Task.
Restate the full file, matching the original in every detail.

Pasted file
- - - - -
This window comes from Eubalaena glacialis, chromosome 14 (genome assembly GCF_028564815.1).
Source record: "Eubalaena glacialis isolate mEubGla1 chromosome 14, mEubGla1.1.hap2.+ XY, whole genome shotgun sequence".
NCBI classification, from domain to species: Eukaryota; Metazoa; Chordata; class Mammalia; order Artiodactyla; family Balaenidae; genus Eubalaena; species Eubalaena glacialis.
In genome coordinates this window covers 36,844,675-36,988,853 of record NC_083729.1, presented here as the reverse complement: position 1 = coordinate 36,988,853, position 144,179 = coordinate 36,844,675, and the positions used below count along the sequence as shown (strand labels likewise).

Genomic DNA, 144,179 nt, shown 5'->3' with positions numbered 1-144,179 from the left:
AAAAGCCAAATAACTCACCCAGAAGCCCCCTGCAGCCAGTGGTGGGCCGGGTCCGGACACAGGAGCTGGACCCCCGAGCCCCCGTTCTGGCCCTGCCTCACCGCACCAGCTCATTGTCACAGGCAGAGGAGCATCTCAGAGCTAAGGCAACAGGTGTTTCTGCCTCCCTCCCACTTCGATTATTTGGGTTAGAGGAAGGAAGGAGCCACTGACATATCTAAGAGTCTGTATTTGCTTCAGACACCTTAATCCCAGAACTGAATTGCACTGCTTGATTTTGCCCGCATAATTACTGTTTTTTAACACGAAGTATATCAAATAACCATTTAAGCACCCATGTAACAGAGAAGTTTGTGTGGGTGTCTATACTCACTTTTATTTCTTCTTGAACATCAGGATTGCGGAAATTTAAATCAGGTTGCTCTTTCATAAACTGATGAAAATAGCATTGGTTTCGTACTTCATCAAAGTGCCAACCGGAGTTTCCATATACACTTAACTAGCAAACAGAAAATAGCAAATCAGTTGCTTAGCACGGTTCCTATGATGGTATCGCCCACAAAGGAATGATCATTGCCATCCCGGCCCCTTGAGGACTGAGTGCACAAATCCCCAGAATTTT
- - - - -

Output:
This window comes from Eubalaena glacialis, chromosome 14 (genome assembly GCF_028564815.1).
Source record: "Eubalaena glacialis isolate mEubGla1 chromosome 14, mEubGla1.1.hap2.+ XY, whole genome shotgun sequence".
NCBI classification, from domain to species: Eukaryota; Metazoa; Chordata; class Mammalia; order Artiodactyla; family Balaenidae; genus Eubalaena; species Eubalaena glacialis.
In genome coordinates this window covers 36,844,675-36,988,853 of record NC_083729.1, presented here as the reverse complement: position 1 = coordinate 36,988,853, position 144,179 = coordinate 36,844,675, and the positions used below count along the sequence as shown (strand labels likewise).

Genomic DNA, 144,179 nt, shown 5'->3' with positions numbered 1-144,179 from the left:
AAAAGCCAAATAACTCACCCAGAAGCCCCCTGCAGCCAGTGGTGGGCCGGGTCCGGACACAGGAGCTGGACCCCCGAGCCCCCGTTCTGGCCCTGCCTCACCGCACCAGCTCATTGTCACAGGCAGAGGAGCATCTCAGAGCTAAGGCAACAGGTGTTTCTGCCTCCCTCCCACTTCGATTATTTGGGTTAGAGGAAGGAAGGAGCCACTGACATATCTAAGAGTCTGTATTTGCTTCAGACACCTTAATCCCAGAACTGAATTGCACTGCTTGATTTTGCCCGCATAATTACTGTTTTTTAACACGAAGTATATCAAATAACCATTTAAGCACCCATGTAACAGAGAAGTTTGTGTGGGTGTCTATACTCACTTTTATTTCTTCTTGAACATCAGGATTGCGGAAATTTAAATCAGGTTGCTCTTTCATAAACTGATGAAAATAGCATTGGTTTCGTACTTCATCAAAGTGCCAACCGGAGTTTCCATATACACTTAACTAGCAAACAGAAAATAGCAAATCAGTTGCTTAGCACGGTTCCTATGATGGTATCGCCCACAAAGGAATGATCATTGCCATCCCGGCCCCTTGAGGACTGAGTGCACAAATCCCCAGAATTTT